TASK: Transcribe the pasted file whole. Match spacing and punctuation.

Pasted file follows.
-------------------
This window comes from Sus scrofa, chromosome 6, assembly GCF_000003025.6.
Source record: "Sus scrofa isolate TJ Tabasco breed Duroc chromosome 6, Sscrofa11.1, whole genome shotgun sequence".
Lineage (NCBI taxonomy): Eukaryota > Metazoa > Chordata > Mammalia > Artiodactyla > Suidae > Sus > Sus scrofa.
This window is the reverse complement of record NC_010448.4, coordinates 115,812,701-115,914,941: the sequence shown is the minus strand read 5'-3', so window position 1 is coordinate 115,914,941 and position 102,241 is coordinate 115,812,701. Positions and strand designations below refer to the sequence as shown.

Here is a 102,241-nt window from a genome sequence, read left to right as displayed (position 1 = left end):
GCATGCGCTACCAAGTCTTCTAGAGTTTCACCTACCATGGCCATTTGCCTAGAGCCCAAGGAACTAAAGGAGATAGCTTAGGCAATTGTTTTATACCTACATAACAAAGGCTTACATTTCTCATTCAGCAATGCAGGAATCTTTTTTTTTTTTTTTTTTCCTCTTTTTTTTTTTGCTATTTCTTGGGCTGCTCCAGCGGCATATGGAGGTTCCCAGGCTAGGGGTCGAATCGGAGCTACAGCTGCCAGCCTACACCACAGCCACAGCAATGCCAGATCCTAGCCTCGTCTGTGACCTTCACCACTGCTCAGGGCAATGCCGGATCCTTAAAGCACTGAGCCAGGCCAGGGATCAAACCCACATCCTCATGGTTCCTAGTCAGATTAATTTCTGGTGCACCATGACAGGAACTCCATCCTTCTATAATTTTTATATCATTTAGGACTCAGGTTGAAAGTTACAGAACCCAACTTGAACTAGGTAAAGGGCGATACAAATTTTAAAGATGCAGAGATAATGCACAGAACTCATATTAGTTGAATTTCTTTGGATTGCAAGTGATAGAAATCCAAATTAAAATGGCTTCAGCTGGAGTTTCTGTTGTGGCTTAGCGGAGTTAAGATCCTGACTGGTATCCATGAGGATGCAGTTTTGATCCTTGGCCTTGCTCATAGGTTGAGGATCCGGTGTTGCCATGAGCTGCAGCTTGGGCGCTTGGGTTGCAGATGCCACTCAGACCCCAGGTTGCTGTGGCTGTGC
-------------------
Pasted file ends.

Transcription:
This window comes from Sus scrofa, chromosome 6, assembly GCF_000003025.6.
Source record: "Sus scrofa isolate TJ Tabasco breed Duroc chromosome 6, Sscrofa11.1, whole genome shotgun sequence".
Lineage (NCBI taxonomy): Eukaryota > Metazoa > Chordata > Mammalia > Artiodactyla > Suidae > Sus > Sus scrofa.
This window is the reverse complement of record NC_010448.4, coordinates 115,812,701-115,914,941: the sequence shown is the minus strand read 5'-3', so window position 1 is coordinate 115,914,941 and position 102,241 is coordinate 115,812,701. Positions and strand designations below refer to the sequence as shown.

Here is a 102,241-nt window from a genome sequence, read left to right as displayed (position 1 = left end):
GCATGCGCTACCAAGTCTTCTAGAGTTTCACCTACCATGGCCATTTGCCTAGAGCCCAAGGAACTAAAGGAGATAGCTTAGGCAATTGTTTTATACCTACATAACAAAGGCTTACATTTCTCATTCAGCAATGCAGGAATCTTTTTTTTTTTTTTTTTTCCTCTTTTTTTTTTTGCTATTTCTTGGGCTGCTCCAGCGGCATATGGAGGTTCCCAGGCTAGGGGTCGAATCGGAGCTACAGCTGCCAGCCTACACCACAGCCACAGCAATGCCAGATCCTAGCCTCGTCTGTGACCTTCACCACTGCTCAGGGCAATGCCGGATCCTTAAAGCACTGAGCCAGGCCAGGGATCAAACCCACATCCTCATGGTTCCTAGTCAGATTAATTTCTGGTGCACCATGACAGGAACTCCATCCTTCTATAATTTTTATATCATTTAGGACTCAGGTTGAAAGTTACAGAACCCAACTTGAACTAGGTAAAGGGCGATACAAATTTTAAAGATGCAGAGATAATGCACAGAACTCATATTAGTTGAATTTCTTTGGATTGCAAGTGATAGAAATCCAAATTAAAATGGCTTCAGCTGGAGTTTCTGTTGTGGCTTAGCGGAGTTAAGATCCTGACTGGTATCCATGAGGATGCAGTTTTGATCCTTGGCCTTGCTCATAGGTTGAGGATCCGGTGTTGCCATGAGCTGCAGCTTGGGCGCTTGGGTTGCAGATGCCACTCAGACCCCAGGTTGCTGTGGCTGTGC